Challenge Your Thinking

The Bottom Line To Peak Performance Vol 7, Issue 38 Apr 10

Retaining the Right Talent to Reach the Next Level

In today's economy, every business executive, owner, CEO and president should be asking themselves one important question: "Do I have the talent to take this business to the next level?"

If the answer is no, you probably want to begin looking, but if the answer is yes, then employee retention should be at the top of your list. With employee retention statistics that prove your best employees may be sitting on your payroll while patiently waiting for the "right" job, you need to be sure that you are managing employee retention with specific individuals in mind and long-term goals in place.

Employees Are Not All Alike

A good manager knows the strengths and weaknesses of their employees. But do they know what motivates them?

In employee retention studies, Target Training International has found that money is NOT the reason most employees leave a job, which seems contrary to popular belief.

In our latest study of over 19,000 job seekers, only 19% said money was the reason they were looking for a new job. Instead, more popular reasons included stress, mismanagement, lack of room for advancement and lack of employee development.

In order to effectively manage employee retention, it is important to determine the core values of each individual. What drives them to take action? What keeps them engaged and motivated? What needs do they have that should be fulfilled on the job? For example, let's assume Steve is a salesman for a medical device company that sells new health care devices to hospitals. What motivates Steve to get out of bed each day, put on his suit and give a great sales pitch? Perhaps he knows that each time he introduces better technology to a hospital, he impacts the lives of many every day. Or, maybe Steve's personal goal is to be the top salesman in the company. Yet another possibility is that Steve comes from a family of salesmen and takes pride in following in their footsteps. Whatever the case may be, the important thing is to know what motivates Steve and ensure that employee retention strategies cater to his unique, personal motivators.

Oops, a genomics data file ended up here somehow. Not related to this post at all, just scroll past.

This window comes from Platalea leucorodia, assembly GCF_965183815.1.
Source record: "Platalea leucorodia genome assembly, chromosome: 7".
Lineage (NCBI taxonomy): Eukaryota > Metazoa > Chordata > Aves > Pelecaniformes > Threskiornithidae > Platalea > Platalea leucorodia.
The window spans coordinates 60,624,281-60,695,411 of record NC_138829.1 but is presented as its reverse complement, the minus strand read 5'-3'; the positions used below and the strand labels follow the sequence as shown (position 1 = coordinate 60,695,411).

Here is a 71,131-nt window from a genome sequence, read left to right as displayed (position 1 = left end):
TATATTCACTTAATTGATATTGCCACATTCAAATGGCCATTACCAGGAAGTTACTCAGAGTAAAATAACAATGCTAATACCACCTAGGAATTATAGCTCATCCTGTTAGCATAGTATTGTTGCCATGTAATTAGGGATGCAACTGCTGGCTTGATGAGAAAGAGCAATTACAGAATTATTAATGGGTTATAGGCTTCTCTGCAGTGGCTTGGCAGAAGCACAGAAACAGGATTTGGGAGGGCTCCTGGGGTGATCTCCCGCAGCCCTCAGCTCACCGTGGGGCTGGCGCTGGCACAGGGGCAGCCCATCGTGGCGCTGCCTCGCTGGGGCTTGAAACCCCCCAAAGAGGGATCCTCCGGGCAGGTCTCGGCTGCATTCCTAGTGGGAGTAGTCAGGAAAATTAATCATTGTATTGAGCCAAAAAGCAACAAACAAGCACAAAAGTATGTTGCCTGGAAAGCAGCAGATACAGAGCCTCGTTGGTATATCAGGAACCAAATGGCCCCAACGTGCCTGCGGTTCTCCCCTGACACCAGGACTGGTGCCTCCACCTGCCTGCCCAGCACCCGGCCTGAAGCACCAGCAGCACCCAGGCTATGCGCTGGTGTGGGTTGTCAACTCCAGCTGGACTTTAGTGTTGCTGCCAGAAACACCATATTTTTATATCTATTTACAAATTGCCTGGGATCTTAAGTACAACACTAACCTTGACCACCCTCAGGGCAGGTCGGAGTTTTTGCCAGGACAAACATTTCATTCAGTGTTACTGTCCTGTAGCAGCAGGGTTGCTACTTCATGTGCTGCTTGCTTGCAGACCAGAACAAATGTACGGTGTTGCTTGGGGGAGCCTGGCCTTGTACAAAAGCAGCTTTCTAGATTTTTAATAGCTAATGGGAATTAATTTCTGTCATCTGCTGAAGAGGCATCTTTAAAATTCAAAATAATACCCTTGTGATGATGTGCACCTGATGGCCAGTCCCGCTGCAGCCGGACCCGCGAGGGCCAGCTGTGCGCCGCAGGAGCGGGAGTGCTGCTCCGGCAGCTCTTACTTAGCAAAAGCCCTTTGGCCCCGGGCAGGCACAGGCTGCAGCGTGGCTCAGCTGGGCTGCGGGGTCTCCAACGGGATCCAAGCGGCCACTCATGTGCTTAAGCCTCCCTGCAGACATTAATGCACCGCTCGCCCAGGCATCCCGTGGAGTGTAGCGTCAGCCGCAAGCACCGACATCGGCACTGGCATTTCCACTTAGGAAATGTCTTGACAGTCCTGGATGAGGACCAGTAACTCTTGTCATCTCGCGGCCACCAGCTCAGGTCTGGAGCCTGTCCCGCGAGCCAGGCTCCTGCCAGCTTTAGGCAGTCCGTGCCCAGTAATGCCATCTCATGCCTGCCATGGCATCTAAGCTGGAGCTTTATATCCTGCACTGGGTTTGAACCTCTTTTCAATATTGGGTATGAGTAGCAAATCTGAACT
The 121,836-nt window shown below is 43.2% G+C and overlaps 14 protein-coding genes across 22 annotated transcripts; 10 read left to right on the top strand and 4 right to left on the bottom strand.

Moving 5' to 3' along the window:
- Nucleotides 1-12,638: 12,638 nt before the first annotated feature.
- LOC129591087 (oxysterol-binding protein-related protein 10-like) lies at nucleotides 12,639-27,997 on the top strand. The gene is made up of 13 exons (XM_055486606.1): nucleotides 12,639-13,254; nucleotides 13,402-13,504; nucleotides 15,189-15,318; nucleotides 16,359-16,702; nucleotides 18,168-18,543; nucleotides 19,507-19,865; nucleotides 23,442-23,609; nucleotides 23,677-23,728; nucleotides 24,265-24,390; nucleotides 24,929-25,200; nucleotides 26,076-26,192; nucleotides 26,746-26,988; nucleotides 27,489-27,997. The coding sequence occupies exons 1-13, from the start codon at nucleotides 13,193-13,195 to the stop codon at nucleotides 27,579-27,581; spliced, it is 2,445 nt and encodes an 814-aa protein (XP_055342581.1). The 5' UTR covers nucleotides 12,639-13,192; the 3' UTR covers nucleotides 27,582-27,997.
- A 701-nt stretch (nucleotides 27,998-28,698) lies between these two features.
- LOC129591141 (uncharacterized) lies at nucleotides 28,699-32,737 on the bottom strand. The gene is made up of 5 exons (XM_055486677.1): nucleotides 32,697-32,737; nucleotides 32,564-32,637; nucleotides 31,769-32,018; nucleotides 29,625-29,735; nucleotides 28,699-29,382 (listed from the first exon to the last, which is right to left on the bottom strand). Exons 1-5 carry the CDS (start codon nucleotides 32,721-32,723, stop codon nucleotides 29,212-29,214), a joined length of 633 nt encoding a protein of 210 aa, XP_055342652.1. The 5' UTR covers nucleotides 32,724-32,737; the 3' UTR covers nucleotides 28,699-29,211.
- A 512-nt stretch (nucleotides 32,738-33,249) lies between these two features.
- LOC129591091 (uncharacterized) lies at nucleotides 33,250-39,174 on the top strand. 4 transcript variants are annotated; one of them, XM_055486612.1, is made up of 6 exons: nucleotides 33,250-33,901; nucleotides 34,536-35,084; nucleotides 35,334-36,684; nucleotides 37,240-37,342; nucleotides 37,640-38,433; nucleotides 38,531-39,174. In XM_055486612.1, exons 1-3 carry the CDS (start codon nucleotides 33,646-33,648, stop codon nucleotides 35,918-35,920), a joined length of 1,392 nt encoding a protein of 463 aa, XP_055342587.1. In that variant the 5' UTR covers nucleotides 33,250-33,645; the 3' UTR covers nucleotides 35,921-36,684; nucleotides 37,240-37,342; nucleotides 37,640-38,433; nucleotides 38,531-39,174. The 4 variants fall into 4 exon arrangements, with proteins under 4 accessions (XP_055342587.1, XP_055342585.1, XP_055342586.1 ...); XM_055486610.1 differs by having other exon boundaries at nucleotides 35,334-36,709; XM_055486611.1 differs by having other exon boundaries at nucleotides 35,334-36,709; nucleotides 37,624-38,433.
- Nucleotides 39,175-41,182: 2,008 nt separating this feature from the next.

Employee Retention Must Fit Corporate Goals

Developing an employee retention strategy that is specific to each individual must start with an in-depth look at the company's long-term goals and what it needs for success. What is the next level? What skills do you need to get there? Who has those skills and what skills are missing in the company? While it is not an easy task, it is an important step in the process of creating an employee retention strategy that will help you meet your long-term goals. Perhaps you will find that job roles should be re-organized, skills of certain employees are better utilized in another way, or certain employees are key to future success. Once you have determined how your workforce needs to adapt to meet company goals, you can implement an employee retention strategy that ensures your best talent is there to help you reach the top.

Copyright by Bill J. Bonnstetter. All rights reserved worldwide under Target Training International, Ltd.

Want To Make Your Company More Successful?

Creativity is the key to keeping a business flourishing. And while creativity will help your business grow stronger, there are other tools and opportunities businesses should use to their advantage.

Here are some quick tips:

Make your business appear bigger than it may be.

You might not have a huge warehouse or dozens of employees, but you can still give your business the professional appearance of one 10 times your size. First impressions are important. Start branding. Design a great logo for your company and put that logo on all of your media. Have a company newsletter with information that focuses on the reader. Utilize your Web site and blog, and see if you can get them linked to your community's Chamber of Commerce or city Web site. Join social networking sites like Facebook and LinkedIn to broaden your network of people.

Focus on your 'X' Factor.

Recognize what you do and why you do it, and then research your competition. When you discover the factor that makes your business better and different from the competition, learn how to focus and multiply that 'X Factor' to achieve success.

Copyright protected worldwide. Gary Sorrell

I was referred to Norman Gauthier in 1997 by my manager who was also a client of his. I had recently taken a challenging new position within a rapidly growing financial services company. In our first meeting I was amazed at how quickly Norm was able to identify certain behaviors and habits that were impeding success in my new role. We met on several occasions afterwards, following up on and tuning my professional development plan. I began to see results almost immediately, and today look back on this as a soul searching experience that helped charge my career for the next decade. I thoroughly enjoyed these meetings as well, and I know that many of my colleagues in the organization were also benefiting from Norm’s coaching.

I highly recommend Norm to organizations and professionals looking to maximize their potential and who are open to change and having an honest look at themselves. Over the last decade I have kept in touch with Norm. Over time I have observed how he is particularly in tune with how The Organization has evolved amid technological and other changes. He is also genuinely interested in my progress and seeing that I’m maintaining my edge. Whenever we get together, I always learn something new that helps me.

Dan Doherty,
Technical Director Software Development

Executive Coaching & Consulting - Boston, MA

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